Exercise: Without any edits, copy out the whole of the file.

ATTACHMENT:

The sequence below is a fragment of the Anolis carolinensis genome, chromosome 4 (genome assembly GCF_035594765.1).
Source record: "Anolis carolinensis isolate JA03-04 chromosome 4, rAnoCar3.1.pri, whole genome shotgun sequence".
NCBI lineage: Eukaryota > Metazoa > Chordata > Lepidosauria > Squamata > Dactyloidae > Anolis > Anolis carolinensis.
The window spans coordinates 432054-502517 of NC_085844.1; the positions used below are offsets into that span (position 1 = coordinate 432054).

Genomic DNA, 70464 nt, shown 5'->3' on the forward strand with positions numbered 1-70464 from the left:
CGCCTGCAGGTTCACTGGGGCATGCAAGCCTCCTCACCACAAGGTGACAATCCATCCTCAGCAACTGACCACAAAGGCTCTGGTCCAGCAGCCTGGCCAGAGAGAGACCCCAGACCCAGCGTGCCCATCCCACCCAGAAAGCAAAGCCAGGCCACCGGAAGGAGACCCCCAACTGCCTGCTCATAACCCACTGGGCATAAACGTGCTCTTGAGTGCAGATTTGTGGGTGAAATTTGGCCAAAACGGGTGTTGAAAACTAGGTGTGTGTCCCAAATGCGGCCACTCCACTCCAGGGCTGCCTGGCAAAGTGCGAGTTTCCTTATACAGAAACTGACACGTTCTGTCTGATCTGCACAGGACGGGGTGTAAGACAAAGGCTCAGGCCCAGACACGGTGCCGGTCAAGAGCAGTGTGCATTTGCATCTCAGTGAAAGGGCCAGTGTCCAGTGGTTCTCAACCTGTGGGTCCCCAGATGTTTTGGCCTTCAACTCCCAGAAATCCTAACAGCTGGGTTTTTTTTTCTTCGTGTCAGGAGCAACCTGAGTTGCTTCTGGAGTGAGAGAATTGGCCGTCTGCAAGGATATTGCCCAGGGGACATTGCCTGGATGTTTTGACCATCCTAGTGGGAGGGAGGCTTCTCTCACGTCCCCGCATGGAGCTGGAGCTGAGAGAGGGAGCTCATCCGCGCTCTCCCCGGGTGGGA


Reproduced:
The sequence below is a fragment of the Anolis carolinensis genome, chromosome 4 (genome assembly GCF_035594765.1).
Source record: "Anolis carolinensis isolate JA03-04 chromosome 4, rAnoCar3.1.pri, whole genome shotgun sequence".
NCBI lineage: Eukaryota > Metazoa > Chordata > Lepidosauria > Squamata > Dactyloidae > Anolis > Anolis carolinensis.
The window spans coordinates 432054-502517 of NC_085844.1; the positions used below are offsets into that span (position 1 = coordinate 432054).

Genomic DNA, 70464 nt, shown 5'->3' on the forward strand with positions numbered 1-70464 from the left:
CGCCTGCAGGTTCACTGGGGCATGCAAGCCTCCTCACCACAAGGTGACAATCCATCCTCAGCAACTGACCACAAAGGCTCTGGTCCAGCAGCCTGGCCAGAGAGAGACCCCAGACCCAGCGTGCCCATCCCACCCAGAAAGCAAAGCCAGGCCACCGGAAGGAGACCCCCAACTGCCTGCTCATAACCCACTGGGCATAAACGTGCTCTTGAGTGCAGATTTGTGGGTGAAATTTGGCCAAAACGGGTGTTGAAAACTAGGTGTGTGTCCCAAATGCGGCCACTCCACTCCAGGGCTGCCTGGCAAAGTGCGAGTTTCCTTATACAGAAACTGACACGTTCTGTCTGATCTGCACAGGACGGGGTGTAAGACAAAGGCTCAGGCCCAGACACGGTGCCGGTCAAGAGCAGTGTGCATTTGCATCTCAGTGAAAGGGCCAGTGTCCAGTGGTTCTCAACCTGTGGGTCCCCAGATGTTTTGGCCTTCAACTCCCAGAAATCCTAACAGCTGGGTTTTTTTTTCTTCGTGTCAGGAGCAACCTGAGTTGCTTCTGGAGTGAGAGAATTGGCCGTCTGCAAGGATATTGCCCAGGGGACATTGCCTGGATGTTTTGACCATCCTAGTGGGAGGGAGGCTTCTCTCACGTCCCCGCATGGAGCTGGAGCTGAGAGAGGGAGCTCATCCGCGCTCTCCCCGGGTGGGA